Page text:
General anaesthetics have been used in operating theatres for over 150 years. Yet, as Linda Geddes reports, scientists are only now really understanding how they work.
General anaesthetics which act to cause reversible loss of consciousness have been used clinically for over 150 years. Yet scientists are only now really understanding how these drugs act on the brain and the body to stop us feeling pain. Linda Geddes reports on the latest research using molecular techniques and brain scanners.
Linda visits the Anaesthesia Heritage Centre where William Harrop-Griffiths, President of the Association of Anaesthetists of Great Britain and Ireland, tells her about the discovery of agents that knock us out.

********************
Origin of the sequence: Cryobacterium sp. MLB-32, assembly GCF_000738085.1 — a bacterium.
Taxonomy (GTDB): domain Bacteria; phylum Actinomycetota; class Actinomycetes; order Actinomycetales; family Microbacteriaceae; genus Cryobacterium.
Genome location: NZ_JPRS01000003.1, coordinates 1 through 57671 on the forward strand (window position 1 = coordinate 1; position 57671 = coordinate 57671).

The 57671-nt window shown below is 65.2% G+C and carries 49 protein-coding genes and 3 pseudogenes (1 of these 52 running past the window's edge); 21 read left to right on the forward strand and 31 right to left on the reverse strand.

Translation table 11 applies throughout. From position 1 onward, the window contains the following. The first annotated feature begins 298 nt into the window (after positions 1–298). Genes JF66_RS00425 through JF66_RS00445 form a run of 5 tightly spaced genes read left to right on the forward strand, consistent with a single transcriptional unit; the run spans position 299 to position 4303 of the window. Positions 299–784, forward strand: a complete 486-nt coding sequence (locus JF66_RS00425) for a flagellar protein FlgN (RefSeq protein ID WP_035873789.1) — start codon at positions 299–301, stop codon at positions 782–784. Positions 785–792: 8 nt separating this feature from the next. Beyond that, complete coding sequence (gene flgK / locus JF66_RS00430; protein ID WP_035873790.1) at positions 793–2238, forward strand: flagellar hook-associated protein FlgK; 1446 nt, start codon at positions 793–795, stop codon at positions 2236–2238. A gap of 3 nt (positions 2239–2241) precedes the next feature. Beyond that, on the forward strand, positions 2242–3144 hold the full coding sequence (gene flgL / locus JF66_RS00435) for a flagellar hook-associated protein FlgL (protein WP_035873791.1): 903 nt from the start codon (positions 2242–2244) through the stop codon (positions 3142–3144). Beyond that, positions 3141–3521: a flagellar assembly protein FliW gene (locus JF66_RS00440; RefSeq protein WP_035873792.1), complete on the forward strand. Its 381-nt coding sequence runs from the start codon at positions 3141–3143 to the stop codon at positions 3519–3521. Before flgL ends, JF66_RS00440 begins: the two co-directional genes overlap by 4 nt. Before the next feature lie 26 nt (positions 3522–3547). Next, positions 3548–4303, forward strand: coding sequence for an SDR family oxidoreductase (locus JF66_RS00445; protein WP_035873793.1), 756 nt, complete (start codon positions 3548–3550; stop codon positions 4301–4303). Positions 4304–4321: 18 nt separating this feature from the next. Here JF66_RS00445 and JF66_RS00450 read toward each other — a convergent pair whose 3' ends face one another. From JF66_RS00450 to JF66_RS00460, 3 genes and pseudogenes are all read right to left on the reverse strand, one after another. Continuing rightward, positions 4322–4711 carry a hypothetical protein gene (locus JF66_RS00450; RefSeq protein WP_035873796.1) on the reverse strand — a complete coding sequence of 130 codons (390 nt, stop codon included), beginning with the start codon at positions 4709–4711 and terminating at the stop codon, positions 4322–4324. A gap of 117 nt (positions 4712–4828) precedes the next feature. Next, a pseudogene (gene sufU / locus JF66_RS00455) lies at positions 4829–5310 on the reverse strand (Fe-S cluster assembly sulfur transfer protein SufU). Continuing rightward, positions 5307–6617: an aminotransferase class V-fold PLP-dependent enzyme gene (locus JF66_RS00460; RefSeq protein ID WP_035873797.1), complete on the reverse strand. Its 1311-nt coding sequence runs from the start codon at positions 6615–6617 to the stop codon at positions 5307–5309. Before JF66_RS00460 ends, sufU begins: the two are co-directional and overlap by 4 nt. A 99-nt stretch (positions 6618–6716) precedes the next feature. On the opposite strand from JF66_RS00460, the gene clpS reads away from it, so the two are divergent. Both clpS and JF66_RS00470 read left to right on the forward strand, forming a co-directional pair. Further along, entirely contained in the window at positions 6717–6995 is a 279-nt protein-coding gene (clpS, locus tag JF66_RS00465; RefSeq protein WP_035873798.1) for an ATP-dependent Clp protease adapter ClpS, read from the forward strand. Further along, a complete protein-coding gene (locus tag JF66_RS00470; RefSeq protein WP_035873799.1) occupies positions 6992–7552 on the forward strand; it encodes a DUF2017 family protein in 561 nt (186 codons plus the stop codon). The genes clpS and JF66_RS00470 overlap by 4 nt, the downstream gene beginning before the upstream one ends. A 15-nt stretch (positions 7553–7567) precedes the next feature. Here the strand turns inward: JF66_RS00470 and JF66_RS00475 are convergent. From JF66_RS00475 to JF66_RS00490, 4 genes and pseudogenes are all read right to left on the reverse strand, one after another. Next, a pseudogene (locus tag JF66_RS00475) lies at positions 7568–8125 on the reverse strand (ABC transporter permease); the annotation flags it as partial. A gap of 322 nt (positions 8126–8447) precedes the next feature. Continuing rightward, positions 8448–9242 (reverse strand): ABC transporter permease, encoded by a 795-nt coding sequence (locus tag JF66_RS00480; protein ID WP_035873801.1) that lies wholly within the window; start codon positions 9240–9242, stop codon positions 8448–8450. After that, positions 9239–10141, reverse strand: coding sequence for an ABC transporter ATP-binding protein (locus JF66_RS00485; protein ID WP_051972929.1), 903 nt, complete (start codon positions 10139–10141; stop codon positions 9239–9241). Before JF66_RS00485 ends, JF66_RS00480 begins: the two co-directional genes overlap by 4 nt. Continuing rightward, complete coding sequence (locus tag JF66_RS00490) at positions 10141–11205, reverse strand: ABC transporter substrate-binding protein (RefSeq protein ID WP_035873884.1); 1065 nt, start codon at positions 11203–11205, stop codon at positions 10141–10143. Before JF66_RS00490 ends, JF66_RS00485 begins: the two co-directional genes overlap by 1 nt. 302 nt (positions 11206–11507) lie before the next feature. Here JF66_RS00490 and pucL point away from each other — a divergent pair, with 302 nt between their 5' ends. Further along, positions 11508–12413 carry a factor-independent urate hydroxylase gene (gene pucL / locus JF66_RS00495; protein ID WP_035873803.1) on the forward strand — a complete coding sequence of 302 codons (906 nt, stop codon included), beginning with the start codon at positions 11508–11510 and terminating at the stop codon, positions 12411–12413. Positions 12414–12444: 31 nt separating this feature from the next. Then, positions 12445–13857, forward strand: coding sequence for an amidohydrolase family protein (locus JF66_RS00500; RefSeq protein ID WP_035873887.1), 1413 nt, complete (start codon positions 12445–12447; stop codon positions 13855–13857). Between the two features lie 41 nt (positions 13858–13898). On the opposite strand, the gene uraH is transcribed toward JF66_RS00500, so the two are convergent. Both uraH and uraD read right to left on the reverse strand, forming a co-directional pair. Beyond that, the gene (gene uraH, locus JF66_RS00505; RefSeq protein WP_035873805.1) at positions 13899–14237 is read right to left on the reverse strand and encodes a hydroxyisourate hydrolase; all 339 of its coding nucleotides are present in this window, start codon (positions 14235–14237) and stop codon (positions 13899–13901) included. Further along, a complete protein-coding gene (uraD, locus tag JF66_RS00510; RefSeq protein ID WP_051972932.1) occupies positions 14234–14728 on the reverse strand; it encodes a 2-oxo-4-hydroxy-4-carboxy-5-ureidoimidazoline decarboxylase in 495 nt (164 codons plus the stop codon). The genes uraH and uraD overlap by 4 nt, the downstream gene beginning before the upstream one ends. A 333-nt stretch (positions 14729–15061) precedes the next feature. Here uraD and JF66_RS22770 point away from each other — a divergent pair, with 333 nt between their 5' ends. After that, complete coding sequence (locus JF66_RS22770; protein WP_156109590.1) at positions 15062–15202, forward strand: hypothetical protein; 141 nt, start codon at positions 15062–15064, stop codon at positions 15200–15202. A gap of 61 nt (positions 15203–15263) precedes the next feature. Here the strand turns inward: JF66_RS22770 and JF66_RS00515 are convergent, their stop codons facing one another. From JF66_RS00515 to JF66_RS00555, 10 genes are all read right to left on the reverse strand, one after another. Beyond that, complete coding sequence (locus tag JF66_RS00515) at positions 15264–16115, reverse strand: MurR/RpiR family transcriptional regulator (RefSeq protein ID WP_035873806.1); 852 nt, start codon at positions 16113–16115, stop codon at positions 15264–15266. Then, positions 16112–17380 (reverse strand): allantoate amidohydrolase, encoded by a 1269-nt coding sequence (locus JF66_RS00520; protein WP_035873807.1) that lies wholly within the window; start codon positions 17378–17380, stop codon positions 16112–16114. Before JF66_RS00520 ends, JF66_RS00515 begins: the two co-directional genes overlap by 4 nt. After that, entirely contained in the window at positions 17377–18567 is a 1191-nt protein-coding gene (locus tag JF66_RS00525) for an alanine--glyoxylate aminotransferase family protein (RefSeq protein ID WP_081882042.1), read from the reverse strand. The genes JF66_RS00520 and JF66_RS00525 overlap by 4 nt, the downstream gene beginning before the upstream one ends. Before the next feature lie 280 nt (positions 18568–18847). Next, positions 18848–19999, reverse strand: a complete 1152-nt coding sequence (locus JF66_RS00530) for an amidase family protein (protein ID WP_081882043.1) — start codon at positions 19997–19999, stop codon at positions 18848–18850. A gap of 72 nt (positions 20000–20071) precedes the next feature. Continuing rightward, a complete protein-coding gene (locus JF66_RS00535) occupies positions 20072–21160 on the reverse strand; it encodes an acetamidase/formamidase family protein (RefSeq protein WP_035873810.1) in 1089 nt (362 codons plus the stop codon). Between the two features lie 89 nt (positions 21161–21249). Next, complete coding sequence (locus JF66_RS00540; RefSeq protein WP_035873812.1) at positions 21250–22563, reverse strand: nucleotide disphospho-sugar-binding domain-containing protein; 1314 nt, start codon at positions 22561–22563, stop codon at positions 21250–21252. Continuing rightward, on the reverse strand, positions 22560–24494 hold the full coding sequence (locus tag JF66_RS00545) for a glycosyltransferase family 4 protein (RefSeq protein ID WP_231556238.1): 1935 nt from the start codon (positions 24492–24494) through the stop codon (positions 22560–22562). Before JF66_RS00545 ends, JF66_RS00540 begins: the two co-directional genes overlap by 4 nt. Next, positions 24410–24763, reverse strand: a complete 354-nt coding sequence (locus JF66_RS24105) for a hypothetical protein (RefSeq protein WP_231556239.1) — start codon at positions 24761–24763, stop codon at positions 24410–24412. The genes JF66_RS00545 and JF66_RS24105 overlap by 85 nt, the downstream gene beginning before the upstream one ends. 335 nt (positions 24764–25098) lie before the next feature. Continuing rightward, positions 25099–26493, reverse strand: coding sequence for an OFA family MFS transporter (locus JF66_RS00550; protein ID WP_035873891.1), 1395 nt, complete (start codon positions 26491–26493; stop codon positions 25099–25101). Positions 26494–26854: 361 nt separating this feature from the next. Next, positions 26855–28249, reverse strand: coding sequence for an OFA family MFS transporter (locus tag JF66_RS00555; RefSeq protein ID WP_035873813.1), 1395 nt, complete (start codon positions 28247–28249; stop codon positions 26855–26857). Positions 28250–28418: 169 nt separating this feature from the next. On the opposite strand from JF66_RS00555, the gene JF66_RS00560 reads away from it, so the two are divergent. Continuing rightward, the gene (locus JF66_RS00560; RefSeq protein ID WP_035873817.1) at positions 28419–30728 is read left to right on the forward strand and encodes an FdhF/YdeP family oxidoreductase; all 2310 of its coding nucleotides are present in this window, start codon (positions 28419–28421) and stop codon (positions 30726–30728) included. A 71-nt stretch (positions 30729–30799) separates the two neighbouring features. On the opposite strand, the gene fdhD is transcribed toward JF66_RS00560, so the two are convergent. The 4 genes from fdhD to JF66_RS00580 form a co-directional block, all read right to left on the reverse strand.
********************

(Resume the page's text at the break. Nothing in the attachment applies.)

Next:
As an operation takes place in the Royal United Hospital in Bath, Professor Tim Cook explains the role of the anaesthetist.
Linda talks to Professor Nick Franks of Imperial College, London, about his research into how anaesthetics work at the level of the cell. Irene Tracey, Professor of Anaesthetic Science at Oxford University, discusses how her fMRI scans of people as they slowly undergo anaesthesia have revealed how the brain switches off. Professor Steven Laureys, Head of the Coma Science Group at Liege University in Belgium, explains how understanding anaesthesia can help coma patients and what it tells us about the difficult question of human consciousness.
- Wed 25 Jun 2014 21:00